Insidious Shame After Abuse: Understanding It Gives You Your Power Back

Deconstructing Shame

Let’s say that the person—family member—who abused you is dead. But friends and family still believe he, she. they were “amazing” and “wonderful.” The father, mother, sibling, relative, friend they adored.

Their words of praise sting, anger and make you feel ashamed. That person violated you. Societal and family denial of abuse, including incest but also physical and psychological abuse, “force victims into patterns of secrecy and silence”1 long after the abuse has ended and the perpetrator is dead.

If this is you, you may feel bad about ruining their positive impression. Or about shattering their public image. Maybe you’ve tried to speak the truth and were met by: “Well, I’ll always think [fill in the blank] was wonderful.”

And your experience is once again relegated to the shadows.

This is not a post about whether you should or shouldn’t say something. It is a post about the friction and flack you get when you do, the disbelief others have, the proving and justifying you may feel to present a case that what you endured is, in fact, what you endured. There are reasons others swoop in to thwart that expression, but this is not a post about that. (For more about that, read: The Awful Myth of Complicity in Trauma.)

If you struggle with saying the words aloud you may also be feeling a reverberation of the original trauma, and the covert or overt order to keep quiet.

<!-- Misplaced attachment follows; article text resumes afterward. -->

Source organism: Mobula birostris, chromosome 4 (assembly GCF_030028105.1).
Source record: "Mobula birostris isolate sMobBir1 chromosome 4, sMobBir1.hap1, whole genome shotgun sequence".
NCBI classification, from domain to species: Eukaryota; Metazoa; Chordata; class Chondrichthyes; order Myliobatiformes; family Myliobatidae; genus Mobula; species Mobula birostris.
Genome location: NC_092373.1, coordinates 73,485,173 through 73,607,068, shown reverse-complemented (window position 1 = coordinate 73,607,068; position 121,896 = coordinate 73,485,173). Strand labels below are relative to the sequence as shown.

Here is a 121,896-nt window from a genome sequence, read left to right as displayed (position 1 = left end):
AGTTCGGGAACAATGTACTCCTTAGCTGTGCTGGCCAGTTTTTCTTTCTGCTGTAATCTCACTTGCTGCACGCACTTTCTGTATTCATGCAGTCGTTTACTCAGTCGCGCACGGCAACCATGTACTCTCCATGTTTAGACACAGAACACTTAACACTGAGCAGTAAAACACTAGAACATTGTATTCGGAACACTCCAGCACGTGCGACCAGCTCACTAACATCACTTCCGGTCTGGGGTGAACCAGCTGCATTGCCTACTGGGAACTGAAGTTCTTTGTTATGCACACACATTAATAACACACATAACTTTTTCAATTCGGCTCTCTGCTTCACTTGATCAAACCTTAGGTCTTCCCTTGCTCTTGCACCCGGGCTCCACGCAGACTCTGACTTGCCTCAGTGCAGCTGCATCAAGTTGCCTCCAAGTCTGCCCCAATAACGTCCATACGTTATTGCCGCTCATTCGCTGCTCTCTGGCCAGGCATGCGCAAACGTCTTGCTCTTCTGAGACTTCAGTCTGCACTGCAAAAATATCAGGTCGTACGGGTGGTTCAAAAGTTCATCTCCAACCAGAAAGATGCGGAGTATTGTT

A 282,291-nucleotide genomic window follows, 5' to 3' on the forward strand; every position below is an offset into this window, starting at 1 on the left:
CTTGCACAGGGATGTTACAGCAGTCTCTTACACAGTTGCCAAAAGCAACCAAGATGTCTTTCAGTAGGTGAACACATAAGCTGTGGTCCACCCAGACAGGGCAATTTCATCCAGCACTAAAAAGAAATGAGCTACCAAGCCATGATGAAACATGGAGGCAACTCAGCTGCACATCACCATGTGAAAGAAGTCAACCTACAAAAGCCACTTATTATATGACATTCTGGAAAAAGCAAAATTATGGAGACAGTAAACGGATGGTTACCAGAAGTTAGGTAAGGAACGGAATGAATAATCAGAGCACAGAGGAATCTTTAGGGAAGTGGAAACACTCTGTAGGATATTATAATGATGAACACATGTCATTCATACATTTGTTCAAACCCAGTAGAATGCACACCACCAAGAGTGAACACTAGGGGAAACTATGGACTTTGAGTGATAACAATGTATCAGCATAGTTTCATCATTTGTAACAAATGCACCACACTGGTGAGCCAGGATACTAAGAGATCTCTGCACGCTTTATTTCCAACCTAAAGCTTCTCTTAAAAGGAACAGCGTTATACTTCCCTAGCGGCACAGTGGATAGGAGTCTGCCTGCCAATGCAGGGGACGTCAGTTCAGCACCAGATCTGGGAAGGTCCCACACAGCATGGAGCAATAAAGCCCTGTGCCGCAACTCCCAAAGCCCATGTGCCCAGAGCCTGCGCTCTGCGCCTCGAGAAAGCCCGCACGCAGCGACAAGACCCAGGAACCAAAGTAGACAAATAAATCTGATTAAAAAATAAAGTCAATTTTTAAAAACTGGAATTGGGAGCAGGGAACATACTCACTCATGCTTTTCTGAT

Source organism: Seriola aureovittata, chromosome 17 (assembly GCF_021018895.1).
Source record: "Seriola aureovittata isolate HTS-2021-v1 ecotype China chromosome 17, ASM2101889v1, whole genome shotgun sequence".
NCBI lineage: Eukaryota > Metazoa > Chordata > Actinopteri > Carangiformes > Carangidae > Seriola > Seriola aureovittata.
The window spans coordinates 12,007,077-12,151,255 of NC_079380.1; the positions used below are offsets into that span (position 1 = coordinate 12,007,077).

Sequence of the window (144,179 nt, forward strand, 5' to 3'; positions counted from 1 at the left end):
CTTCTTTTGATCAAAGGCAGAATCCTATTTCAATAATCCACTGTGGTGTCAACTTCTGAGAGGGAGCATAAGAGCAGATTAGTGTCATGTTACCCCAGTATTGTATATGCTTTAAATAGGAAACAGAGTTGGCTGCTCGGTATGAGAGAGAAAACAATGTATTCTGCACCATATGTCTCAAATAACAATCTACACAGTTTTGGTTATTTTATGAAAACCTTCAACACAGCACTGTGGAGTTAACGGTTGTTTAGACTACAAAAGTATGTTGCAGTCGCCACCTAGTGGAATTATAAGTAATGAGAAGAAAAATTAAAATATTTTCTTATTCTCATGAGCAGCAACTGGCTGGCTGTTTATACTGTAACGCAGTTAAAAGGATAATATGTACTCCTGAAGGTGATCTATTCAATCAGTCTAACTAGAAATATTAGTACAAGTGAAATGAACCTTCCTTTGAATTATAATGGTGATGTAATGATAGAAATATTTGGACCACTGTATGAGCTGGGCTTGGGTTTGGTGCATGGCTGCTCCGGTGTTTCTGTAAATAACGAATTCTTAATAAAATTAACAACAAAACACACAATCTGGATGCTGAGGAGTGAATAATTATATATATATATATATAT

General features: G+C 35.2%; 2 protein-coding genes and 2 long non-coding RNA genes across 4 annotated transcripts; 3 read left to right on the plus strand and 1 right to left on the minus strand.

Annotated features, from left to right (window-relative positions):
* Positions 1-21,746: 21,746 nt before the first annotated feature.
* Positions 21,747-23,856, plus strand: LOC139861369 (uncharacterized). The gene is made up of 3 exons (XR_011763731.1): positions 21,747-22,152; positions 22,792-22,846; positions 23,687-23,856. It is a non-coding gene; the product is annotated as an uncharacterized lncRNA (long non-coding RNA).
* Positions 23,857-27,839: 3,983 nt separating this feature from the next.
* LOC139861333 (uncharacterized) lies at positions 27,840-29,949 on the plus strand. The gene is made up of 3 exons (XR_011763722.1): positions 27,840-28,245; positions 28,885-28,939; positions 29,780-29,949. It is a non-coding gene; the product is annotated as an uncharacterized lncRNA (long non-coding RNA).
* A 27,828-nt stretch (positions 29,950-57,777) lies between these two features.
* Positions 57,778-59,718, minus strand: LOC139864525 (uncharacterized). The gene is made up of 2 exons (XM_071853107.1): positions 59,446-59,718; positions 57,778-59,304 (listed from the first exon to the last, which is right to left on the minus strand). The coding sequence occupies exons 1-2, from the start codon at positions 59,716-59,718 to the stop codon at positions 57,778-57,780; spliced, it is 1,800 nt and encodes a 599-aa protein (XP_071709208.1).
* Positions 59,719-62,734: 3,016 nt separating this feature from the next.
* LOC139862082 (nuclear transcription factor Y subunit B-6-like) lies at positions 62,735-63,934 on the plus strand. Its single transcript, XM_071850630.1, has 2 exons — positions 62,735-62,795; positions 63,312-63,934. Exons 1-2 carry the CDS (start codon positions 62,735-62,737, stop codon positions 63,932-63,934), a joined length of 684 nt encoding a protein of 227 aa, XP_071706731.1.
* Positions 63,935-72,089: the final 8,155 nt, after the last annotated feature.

It is so good that you are realizing this. So incredible that you are assessing what is right for you. The good news is that there will always be more times to practice speaking truth. For more reading, Carolyn Hax over at The Washington Post, “You are not bound to secrecy about your father’s abuse,” writes about this, too.

When the abuse happened to you, whether you were violated as a child, teen or adult, you were traumatized in that moment. Now you are teasing apart the threads of your life that got wound and bound up in that rupture. Learn to remind yourself in a supportive way.

When you stop caretaking the shame that was insidiously heaped upon you (it belongs to the perpetrator), you discover your own clarity and confidence on top of that which is already there. The shift occurs in recognizing that the shame you are carrying is not yours. This has the added benefit of disrupting the secret-keeping paradigm you’ve endured.

For that, it’s worth it—and so are you.

  1. From: Healing the Incest Wound: Adult Survivors in Therapy by Christine A. Courtois.

Photo by Michael Carruth on Unsplash

About the author 

Meredith Resnick

A licensed clinical social worker, Meredith is a member of the International Association for Journal Writing, the C.J. Jung Club of Orange County, California, and an associate member of the Trauma Research Foundation. She has a special interest in healing through the expressive arts.

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